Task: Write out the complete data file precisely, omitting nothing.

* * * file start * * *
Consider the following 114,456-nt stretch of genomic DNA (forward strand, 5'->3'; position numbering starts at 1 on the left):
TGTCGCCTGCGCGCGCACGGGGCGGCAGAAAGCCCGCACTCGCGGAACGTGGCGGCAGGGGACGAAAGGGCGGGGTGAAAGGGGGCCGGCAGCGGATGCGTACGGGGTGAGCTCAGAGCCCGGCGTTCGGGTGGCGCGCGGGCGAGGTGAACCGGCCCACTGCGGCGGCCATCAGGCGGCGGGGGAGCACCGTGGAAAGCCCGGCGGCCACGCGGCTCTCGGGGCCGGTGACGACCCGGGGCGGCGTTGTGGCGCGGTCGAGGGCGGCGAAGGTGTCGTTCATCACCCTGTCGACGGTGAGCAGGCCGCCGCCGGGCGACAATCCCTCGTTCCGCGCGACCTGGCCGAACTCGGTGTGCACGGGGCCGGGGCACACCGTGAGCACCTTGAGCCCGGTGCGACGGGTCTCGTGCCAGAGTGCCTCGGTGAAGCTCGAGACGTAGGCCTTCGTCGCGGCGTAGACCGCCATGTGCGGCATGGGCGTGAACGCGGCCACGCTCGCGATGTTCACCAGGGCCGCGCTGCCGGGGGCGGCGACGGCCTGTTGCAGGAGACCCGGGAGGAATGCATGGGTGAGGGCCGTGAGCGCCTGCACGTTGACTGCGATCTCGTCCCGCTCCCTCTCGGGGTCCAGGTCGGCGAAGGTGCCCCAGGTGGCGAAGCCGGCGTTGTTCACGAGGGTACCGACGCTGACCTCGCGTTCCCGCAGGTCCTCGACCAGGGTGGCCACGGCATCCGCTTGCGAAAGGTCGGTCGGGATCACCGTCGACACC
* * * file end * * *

Consider the following 114,456-nt stretch of genomic DNA (forward strand, 5'->3'; position numbering starts at 1 on the left):
TGTCGCCTGCGCGCGCACGGGGCGGCAGAAAGCCCGCACTCGCGGAACGTGGCGGCAGGGGACGAAAGGGCGGGGTGAAAGGGGGCCGGCAGCGGATGCGTACGGGGTGAGCTCAGAGCCCGGCGTTCGGGTGGCGCGCGGGCGAGGTGAACCGGCCCACTGCGGCGGCCATCAGGCGGCGGGGGAGCACCGTGGAAAGCCCGGCGGCCACGCGGCTCTCGGGGCCGGTGACGACCCGGGGCGGCGTTGTGGCGCGGTCGAGGGCGGCGAAGGTGTCGTTCATCACCCTGTCGACGGTGAGCAGGCCGCCGCCGGGCGACAATCCCTCGTTCCGCGCGACCTGGCCGAACTCGGTGTGCACGGGGCCGGGGCACACCGTGAGCACCTTGAGCCCGGTGCGACGGGTCTCGTGCCAGAGTGCCTCGGTGAAGCTCGAGACGTAGGCCTTCGTCGCGGCGTAGACCGCCATGTGCGGCATGGGCGTGAACGCGGCCACGCTCGCGATGTTCACCAGGGCCGCGCTGCCGGGGGCGGCGACGGCCTGTTGCAGGAGACCCGGGAGGAATGCATGGGTGAGGGCCGTGAGCGCCTGCACGTTGACTGCGATCTCGTCCCGCTCCCTCTCGGGGTCCAGGTCGGCGAAGGTGCCCCAGGTGGCGAAGCCGGCGTTGTTCACGAGGGTACCGACGCTGACCTCGCGTTCCCGCAGGTCCTCGACCAGGGTGGCCACGGCATCCGCTTGCGAAAGGTCGGTCGGGATCACCGTCGACACC